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Seven tips for sane holiday air travel

December 12th, 2010 Posted in Arts and Life, Opinion

By Courtney Rhodes

The holiday season is in full swing and that means it is time to travel. This peak season is one of the many times of the year airports see a rise in people flying.

The Federal Aviation Agency (FAA) estimates that an average of 2.5 million people fly every day during the week before and after major holidays, such as Thanksgiving, Christmas, and New Year’s.

Although the holiday season is welcomed by many as a chance to reconnect with family and friends, nobody want to spend days getting there by waiting in line, crammed into a tiny seat, or stuck at the airport with 2 million strangers. For families or individuals readying themselves for another holiday trip, the following tips should help make this travel season a little less stressful.

1. Take the First Flight: Take the first flight of the day to avoid delays. Airports are bound to get backed up as the day goes along. Weather delays, plane maintenance, or simple delays can cause a chain reaction for people departing on later flights. Leaving early in the morning not only increases the chances of getting to the airport before flights back up, but will also allow even more time to spend with the family.

2. Arrive Early: Arriving early provides more space for patience because stress levels rise when passengers are late for their flights. Arrive at the airport no later than 90 minutes before the scheduled departure. Airport security is especially stringent during the holiday season, which can cause the long lines and delays at security check points. Arriving at the airport early cuts back on stress and allows you to enjoy the flying experience—at least a little.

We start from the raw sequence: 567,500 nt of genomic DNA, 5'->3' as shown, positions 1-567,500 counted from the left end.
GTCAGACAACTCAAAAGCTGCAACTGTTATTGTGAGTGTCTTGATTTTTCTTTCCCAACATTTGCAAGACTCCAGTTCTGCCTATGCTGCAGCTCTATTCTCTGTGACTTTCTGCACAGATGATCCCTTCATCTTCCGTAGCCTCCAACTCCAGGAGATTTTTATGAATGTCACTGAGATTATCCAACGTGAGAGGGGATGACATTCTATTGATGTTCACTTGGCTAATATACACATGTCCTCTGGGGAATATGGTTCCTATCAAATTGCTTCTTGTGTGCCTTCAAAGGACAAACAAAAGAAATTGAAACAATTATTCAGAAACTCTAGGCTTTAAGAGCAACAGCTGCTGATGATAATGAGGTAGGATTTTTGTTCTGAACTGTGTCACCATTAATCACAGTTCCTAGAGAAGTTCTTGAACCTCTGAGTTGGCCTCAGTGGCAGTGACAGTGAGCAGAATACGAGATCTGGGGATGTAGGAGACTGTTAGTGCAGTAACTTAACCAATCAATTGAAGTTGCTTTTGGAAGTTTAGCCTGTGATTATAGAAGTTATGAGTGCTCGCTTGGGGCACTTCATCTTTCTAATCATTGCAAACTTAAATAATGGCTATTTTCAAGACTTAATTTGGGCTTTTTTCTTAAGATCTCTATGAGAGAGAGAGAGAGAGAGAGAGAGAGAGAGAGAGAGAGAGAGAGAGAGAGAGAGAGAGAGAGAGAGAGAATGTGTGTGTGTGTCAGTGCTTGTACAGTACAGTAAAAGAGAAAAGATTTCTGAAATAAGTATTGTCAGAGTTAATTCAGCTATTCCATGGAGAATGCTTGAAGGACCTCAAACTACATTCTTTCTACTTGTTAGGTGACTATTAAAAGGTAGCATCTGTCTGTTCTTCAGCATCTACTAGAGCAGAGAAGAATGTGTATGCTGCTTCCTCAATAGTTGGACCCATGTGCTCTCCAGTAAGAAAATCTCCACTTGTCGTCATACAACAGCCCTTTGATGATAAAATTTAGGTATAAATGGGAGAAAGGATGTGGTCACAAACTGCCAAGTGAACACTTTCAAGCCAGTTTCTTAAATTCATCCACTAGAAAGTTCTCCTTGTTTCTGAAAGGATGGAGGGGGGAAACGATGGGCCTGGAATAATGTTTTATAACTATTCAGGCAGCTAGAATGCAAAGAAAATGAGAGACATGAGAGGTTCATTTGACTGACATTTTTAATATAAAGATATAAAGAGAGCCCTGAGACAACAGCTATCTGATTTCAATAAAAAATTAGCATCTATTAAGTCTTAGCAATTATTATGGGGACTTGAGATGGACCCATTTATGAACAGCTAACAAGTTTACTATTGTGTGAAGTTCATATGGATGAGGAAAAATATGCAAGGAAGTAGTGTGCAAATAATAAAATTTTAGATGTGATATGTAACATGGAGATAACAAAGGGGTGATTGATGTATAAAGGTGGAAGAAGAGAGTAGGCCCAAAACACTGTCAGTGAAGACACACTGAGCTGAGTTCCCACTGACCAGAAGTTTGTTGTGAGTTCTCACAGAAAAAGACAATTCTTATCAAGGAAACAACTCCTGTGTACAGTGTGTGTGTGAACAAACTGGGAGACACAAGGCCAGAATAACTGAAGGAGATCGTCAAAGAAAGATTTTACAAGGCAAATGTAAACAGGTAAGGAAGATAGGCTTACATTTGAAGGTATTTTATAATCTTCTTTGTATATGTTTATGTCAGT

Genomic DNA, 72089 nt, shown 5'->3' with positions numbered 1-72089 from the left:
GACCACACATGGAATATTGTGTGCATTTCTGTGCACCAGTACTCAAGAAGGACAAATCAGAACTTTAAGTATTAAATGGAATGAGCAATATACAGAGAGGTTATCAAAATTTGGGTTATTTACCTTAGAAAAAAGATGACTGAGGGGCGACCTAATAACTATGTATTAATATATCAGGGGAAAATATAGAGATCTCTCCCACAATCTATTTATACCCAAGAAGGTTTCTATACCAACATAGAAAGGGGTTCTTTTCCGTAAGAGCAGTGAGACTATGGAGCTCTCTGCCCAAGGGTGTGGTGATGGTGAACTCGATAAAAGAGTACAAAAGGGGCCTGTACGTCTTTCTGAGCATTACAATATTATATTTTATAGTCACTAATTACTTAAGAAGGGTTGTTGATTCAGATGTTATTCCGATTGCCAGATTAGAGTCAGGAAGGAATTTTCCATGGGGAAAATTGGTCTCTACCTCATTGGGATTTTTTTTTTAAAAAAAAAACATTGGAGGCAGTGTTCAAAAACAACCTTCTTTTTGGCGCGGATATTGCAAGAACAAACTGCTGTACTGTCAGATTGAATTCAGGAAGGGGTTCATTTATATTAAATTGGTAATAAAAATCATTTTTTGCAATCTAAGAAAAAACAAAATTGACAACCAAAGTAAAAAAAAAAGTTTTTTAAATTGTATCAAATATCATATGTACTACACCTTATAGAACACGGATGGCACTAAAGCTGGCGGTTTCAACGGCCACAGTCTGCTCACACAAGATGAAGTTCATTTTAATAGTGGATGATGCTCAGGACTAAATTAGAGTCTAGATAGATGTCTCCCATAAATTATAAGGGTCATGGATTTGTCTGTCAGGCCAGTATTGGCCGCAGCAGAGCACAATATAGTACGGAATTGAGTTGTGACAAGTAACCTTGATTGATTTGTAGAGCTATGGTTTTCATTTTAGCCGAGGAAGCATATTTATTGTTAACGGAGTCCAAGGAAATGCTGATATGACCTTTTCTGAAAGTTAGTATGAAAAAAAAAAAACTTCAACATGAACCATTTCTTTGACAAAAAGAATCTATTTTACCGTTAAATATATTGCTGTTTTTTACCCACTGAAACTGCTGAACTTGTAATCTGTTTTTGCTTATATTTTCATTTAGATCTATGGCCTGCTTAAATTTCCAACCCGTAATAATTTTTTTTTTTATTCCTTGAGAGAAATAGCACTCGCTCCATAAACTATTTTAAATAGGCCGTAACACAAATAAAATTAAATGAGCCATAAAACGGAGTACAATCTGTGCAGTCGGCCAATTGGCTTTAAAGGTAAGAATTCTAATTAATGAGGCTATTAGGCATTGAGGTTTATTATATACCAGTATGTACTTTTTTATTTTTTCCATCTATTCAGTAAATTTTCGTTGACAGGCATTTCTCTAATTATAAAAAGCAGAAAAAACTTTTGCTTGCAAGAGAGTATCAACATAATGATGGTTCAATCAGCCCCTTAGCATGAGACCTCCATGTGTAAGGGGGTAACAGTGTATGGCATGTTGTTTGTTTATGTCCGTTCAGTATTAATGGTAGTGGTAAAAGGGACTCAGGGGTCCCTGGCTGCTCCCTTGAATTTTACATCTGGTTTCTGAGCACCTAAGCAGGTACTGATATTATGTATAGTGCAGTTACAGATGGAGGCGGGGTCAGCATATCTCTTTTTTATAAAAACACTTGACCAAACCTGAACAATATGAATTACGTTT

3. Check-In Online: Most major airlines like Delta, Southwest and American offer passengers the opportunity to check in online. Passengers can log onto the airline’s website with their confirmation number or e-ticket to check in, register and pay for checked luggage, and print boarding passes. Doing this ahead of time saves time and hassle.

4. Travel Light: Fees on checked baggage can get expensive, with some airlines charging $50 to $60 per bag. A quick fix to this problem would be to pack smart and light into a small carry-on bag. Pack clothing that can be easily washed or that can be mixed and matched into a variety of outfits. Carry on the main clothing bag to leave more room for presents in the checked luggage. Costs can also be cut at airports, by shipping presents instead of checking them in baggage. This also prevents presents from being damaged by airline employees unloading your luggage.

5. Don’t Bring the Whole House through Security: In order to help keep the security line moving, wear clothing that can be easily removed. Wear footwear that can be easily taken off for security checks and do not bring more than one jacket to wear on the plane. The less clothing you have to remove and the fewer items that need to be taken out of your carry-on, the better. The Transportation Security Administration (TSA) reports that 90 percent of security delays are caused by people who try to bring as much of their luggage with them as they can.

6. Reclining Seats: Anyone who has flown knows how small airline seats are. That space gets a lot smaller when the person seating in front of you reclines into your lap. Flying is one of the most uncomfortable ways to travel, so please resist the urge to recline your seat. It is a matter of consideration to all passengers and helps not to violate others’ personal space. Passengers can recline their seats, but should resist the temptation to allow their seats to be reclined the entire way.

7. Personal Hygiene: Flying is unpleasant enough without sharing a row with someone who smells like moldy bread. Make sure to shower before flights and try not to drench clothing in too much cologne or perfume. Passengers hope to retain their sense of smell when they deplane.


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